While I love discovering new things, I am a traditionalist at heart. This means that for holidays like Thanksgiving and Christmas, I serve the same main entrees every year. As an Italian, Christmas Eve has its own traditional menu. This celebration, La Vigilia di Natale (The Vigil of the Birth), is also known as The Feast of the Seven Fishes. I know that we eat fish because Christmas Eve is a Holy Day of Obligation in the Catholic Church, but I have never gotten a satisfactory reason for why we have seven fish. In fact, some people serve twelve dishes for the feast. Over the years, I’ve heard various explanations of what the number of fish served at this meal represents, but none of them have anything, in particular, to do with the birth of Jesus Christ. Nevertheless, at the risk of sounding like Tevye in “Fiddler On The Roof,” it’s tradition!
Every year when I was growing up, we traveled to my grandmother’s house for, what my sisters and I fondly referred to as, the “Fish Fest.” And every year Gran’s table swam with a stunning abundance of calamari, baccala, smelts, whiting, sardines, anchovies, and eel. Believe it or not, in addition to all the fish, she also made a giant bowl of homemade spaghetti with an oil-based tomato sauce, an antipasto platter, and a dish of sauteed savoy cabbage. My dad and uncle always ate so much that after dinner they would lay on the living room floor in a food coma and unbutton their pants for a while before we could open our presents. The meal was so epic that we all gorged ourselves and didn’t even care that our clothes and hair were infused with enough fishy goodness that in church afterward, people would sniff the air and turn around in their pews to see who had spent the evening rolling around in the hold of a fishing trawler. I have no idea how my grandmother ever got that much “essence of fish” out of her house.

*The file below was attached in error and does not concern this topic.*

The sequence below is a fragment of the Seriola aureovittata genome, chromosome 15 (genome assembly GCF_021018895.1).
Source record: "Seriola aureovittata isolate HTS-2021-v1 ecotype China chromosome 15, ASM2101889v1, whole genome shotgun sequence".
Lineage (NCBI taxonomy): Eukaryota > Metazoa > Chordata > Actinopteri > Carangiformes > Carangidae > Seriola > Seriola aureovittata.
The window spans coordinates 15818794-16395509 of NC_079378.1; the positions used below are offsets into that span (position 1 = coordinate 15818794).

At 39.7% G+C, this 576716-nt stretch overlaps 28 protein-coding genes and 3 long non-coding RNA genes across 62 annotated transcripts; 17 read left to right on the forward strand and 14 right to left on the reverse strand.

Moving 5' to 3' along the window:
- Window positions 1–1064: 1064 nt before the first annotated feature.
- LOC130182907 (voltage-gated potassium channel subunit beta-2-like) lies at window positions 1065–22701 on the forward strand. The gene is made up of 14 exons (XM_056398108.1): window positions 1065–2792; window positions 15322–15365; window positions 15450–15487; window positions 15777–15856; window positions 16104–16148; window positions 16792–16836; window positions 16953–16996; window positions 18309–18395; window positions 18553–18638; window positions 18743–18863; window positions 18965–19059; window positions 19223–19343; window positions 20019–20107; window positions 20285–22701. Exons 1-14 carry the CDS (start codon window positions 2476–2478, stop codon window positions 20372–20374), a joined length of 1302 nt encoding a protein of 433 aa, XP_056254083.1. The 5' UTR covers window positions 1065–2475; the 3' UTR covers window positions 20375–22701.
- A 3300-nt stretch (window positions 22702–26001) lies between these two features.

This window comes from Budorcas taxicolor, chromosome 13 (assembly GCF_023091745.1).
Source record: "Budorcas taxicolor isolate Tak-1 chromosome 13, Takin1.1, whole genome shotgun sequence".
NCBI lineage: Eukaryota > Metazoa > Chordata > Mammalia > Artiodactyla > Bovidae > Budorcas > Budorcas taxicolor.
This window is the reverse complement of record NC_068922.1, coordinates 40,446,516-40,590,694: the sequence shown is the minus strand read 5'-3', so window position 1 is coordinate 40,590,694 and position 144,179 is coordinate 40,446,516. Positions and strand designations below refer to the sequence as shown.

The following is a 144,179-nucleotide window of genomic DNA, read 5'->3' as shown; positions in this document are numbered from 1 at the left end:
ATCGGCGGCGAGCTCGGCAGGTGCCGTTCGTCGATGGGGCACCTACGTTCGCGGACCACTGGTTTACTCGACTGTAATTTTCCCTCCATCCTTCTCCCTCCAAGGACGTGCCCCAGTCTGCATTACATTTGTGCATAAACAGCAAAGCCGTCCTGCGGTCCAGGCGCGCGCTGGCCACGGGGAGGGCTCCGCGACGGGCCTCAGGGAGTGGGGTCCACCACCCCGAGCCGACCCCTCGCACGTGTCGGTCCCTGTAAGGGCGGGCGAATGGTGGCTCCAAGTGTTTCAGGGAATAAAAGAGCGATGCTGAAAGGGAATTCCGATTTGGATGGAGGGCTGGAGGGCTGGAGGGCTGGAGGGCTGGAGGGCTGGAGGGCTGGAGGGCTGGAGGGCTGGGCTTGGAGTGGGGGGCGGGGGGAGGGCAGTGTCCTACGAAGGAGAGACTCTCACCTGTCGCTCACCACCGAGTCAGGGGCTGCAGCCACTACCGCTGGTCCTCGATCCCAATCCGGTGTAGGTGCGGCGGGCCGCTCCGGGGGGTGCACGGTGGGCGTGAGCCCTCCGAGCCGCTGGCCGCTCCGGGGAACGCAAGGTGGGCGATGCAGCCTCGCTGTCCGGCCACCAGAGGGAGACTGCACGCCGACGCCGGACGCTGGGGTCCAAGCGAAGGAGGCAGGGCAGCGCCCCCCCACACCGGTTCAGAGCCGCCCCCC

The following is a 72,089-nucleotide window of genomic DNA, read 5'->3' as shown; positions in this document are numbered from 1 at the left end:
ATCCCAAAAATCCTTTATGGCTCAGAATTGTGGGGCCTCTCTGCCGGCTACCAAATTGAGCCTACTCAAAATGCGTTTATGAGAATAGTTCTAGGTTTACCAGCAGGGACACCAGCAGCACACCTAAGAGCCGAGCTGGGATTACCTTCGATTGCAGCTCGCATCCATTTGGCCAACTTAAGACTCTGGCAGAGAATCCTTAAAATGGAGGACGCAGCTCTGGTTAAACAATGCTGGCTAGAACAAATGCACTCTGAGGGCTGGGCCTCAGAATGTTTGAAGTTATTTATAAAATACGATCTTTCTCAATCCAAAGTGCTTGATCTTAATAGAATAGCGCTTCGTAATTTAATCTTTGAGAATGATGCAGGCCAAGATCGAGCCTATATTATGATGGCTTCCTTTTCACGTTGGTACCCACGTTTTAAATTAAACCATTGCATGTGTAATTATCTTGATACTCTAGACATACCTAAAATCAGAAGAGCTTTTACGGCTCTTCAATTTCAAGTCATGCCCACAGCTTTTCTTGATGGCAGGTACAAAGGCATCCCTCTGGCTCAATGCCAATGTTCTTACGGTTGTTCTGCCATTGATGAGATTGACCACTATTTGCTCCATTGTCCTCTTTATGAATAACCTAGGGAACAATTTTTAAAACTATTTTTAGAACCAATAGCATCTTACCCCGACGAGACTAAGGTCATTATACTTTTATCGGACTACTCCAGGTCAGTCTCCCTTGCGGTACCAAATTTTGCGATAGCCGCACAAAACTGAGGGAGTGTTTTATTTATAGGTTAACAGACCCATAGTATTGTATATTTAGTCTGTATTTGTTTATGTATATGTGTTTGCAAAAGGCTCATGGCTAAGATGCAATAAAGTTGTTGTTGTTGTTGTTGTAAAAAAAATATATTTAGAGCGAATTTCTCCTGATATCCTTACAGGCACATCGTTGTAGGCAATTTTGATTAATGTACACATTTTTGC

Today, unfortunately, neither my kids nor my husband are big fans of seafood, so it would be a waste of good fish to prepare the Feast of the Seven Fishes for my picky family. However, I feel that honoring our traditions is vitally important because tradition connects us to our past and grounds us as we face the future. So instead of making all my Gran’s delicious pesce, I observe our tradition by making a single shrimp dish as well as her oil spaghetti.
Because I don’t have to spend all day preparing a seafood extravaganza, I have time to devote myself to setting a festive table for our “Feast of One Fish.” And maybe, since there seems to be no consensus about the appropriate number or meaning of the fish that should be included in this feast, our celebration is just as significant as any other Christmas Eve dinner.
Christmas Eve Table Setting
This year I decided to build my Christmas Eve table setting around these adorable red lantern ornaments from Pier One.
They are great on the tree because, while they look like tin, they are made primarily of cardboard and are super light so they can be hung on the flimsiest branches. However on my table, since they light up, they function as votives at each place setting. They also serve as place cards, as I attached personalized chalkboard Christmas labels (downloaded for free from Lia Griffith’s awesome website) to each lantern.
Recipe for Oil-based Tomato Sauce
Note: My grandmother’s basic sauce contains salt pork or fatback, but because meat is prohibited on Christmas Eve, the Feast of the Seven Fishes sauce is started with oil.
1/2 cup of olive oil (Gran used cottonseed oil, but I prefer olive oil)
4 garlic cloves
salt, pepper, and crushed red pepper to taste
2 large (28oz.) cans San Marzano crushed tomatoes (Gran used whole tomatoes and pureed them in a blender)
1 medium can unseasoned Hunts tomato sauce
2 tablespoons of tomato paste
1 cup of water
In a large stock pot lightly brown garlic cloves in the olive oil.
Add salt, pepper and crushed red pepper flakes to taste.
Add crushed tomatoes, tomato sauce, tomato puree and a cup of water.
Simmer for 4 hours until desired thickness is attained.
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